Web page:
7 types of commercial insurance for e-commerce businesses
Commercial insurance you may need:
- General liability
- Property insurance
- Business Owner’s Policy (BOP)
- Professional liability
- Cyber liability
- Product liability
- Workers’ compensation
If you run a small IT company, e-commerce business, or blog, you might think you don’t need business insurance. That’s not true, however. Online businesses face unique challenges and risks that could lead to major financial issues if they don’t have the right coverage.
Ask yourself a few questions:
- Do you operate your business from home?
- Do you own or lease a physical office?
- Do you have equipment or property that could get damaged, destroyed, or stolen?
- Do you collect money or store the personal data of customers or clients?
- Do you sell goods or provide services to customers or clients?
- Do you have employees?
If you answered yes to any of these questions, then you need commercial insurance. We review the seven types of policies you might need to give you better peace of mind.
1. General liability
Much like general liability coverage for your home, business liability insurance protects you from lawsuits related to third-party injuries or property damage. It will help pay your legal fees and any judgments against you. It also covers products and/or services that you sell or provide.
General liability covers:
- Bodily injury claims
- Medical bills
- Property damage caused by your business or employee(s)
Even if you work from home, it’s possible that a client could visit and get injured or you could experience property damage. It’s important to treat your home as your business, therefore.
2. Property insurance
If you own or lease a physical space for your business, you’ll need property insurance. This policy will cover damage to the building and outside property, as well as equipment, electronics, furniture, and other products stored inside. If you rent or lease space, the property owner generally covers the building but you are still liable for everything inside the office.
3. Business income insurance
This policy covers lost income if your business can’t operate due to physical loss or property damage. There are exclusions but it generally covers natural disasters and fires. Losses due to illness from viruses are usually not covered.
You can also buy a Business Owner’s Policy (BOP) which bundles general liability, property, and business income insurance into one overall policy.
4. Professional liability
We all make mistakes but some mistakes can cost you dearly. Also called Errors & Omissions insurance, professional liability coverage is designed to protect your reputation in the event of a mistake on your part.
Professional liability covers:
- Mistakes or omissions
- Missed deadlines
- Breach of contract
- Libel, slander, and privacy violations
- Advertising errors relating to copyright infringement
If you’re a third-party vendor, your clients might require you to have professional liability. Some states also require you to carry this type of policy, depending on your industry or the type of business you run.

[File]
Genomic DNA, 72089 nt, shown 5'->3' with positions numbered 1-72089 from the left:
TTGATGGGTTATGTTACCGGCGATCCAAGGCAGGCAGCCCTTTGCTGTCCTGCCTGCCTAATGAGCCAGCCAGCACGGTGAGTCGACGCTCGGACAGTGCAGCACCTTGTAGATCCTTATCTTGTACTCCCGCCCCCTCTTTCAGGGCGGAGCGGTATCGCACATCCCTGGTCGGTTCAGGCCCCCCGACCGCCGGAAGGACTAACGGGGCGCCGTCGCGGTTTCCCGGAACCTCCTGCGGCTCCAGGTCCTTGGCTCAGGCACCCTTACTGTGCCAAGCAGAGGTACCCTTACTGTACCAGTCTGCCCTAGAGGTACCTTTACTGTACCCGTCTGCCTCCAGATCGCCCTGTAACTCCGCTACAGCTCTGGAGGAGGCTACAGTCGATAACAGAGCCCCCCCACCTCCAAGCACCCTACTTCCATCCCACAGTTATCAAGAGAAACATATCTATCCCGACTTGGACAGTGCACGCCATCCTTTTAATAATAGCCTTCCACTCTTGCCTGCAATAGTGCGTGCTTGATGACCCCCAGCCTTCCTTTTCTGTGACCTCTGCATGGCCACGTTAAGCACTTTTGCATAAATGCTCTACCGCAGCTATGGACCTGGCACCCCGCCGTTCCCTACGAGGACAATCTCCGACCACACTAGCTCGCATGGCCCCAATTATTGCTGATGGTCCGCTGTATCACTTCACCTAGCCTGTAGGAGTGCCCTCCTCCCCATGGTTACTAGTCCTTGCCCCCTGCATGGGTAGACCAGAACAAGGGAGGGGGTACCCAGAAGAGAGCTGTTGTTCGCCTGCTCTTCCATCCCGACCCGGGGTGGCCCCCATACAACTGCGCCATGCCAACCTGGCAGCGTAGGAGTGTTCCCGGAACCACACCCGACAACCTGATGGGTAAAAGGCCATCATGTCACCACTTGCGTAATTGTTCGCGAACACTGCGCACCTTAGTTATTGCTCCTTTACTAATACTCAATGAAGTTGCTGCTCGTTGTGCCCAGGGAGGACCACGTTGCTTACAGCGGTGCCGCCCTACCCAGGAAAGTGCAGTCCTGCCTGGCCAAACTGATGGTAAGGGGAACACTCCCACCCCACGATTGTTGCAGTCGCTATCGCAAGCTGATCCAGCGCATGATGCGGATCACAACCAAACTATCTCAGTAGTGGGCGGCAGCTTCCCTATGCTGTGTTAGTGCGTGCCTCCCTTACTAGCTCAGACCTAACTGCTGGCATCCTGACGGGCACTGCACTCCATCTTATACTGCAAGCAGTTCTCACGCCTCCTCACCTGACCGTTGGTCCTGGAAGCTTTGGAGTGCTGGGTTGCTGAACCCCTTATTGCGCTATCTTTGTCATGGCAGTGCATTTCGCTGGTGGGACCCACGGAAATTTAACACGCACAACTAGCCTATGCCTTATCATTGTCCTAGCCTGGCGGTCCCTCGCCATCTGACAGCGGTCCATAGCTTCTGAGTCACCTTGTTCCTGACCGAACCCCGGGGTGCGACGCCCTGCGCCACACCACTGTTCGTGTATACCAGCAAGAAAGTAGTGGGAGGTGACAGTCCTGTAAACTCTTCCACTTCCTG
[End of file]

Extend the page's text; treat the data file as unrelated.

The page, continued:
5. Cyber liability insurance
While cybercrimes affecting huge corporations or infrastructure get lots of news coverage, it’s also a big risk for small businesses. Whether you run an IT business or e-commerce store, you could easily become a target for cyber thieves. Cyber liability coverage helps pay for costs related to a cybersecurity breach, including notifying customers, credit monitoring, and public relations to improve your reputation.
If you handle any of the following, you might need cyber insurance:
- Credit card or bank account data.
- Medical records or other patient data.
- Social Security or driver’s license numbers.
- Personal information such as names, birthdays, passwords, email addresses, and phone numbers.
- Sell or provide services related to computers, networks, software, or cybersecurity.
IT businesses may be able to bundle professional and cyber liability in a single policy known as Tech E&O.
6. Product liability
If you sell products to customers (B2C) or other businesses (B2B), it’s a good idea to carry product liability coverage. This policy covers legal expenses related to injuries or property damage claims due to products you sold, manufactured, or distributed. It can also cover claims related to defects, improper labels, or missing product warnings.
7. Workers’ compensation
If you have employees, you may be required to carry workers’ compensation insurance. This policy covers medical bills and lost wages if an employee gets injured on the job. It also includes disability and death benefits. Check with your state’s employment laws to determine if you need workers’ compensation and how much you need.
If you work from home
If you have a home-based business, policies like general liability and property insurance may be covered under your homeowner’s policy. However, you should call your insurance agent to determine what’s covered and what’s not, including any endorsements or extra protection you might need.
Protect your e-commerce business with the right commercial policies
Having commercial insurance is necessary if you want to stay in business. It’s designed to protect your assets and your property. It’s important to protect your most important assets so you don’t end up with a financial disaster. These seven types of insurance are important for most small businesses that have one or more employees.
Avante Insurance can help you secure the right commercial insurance to protect your life’s work. Contact us to talk about your business needs and request a quote. We will ensure you have the right coverage to protect the enterprise you’re working so hard to grow.
This blog and website are made available by the publisher for educational and informational purposes only. It is not to be used as a substitute for competent insurance, legal, or tax advice from a licensed professional in your state.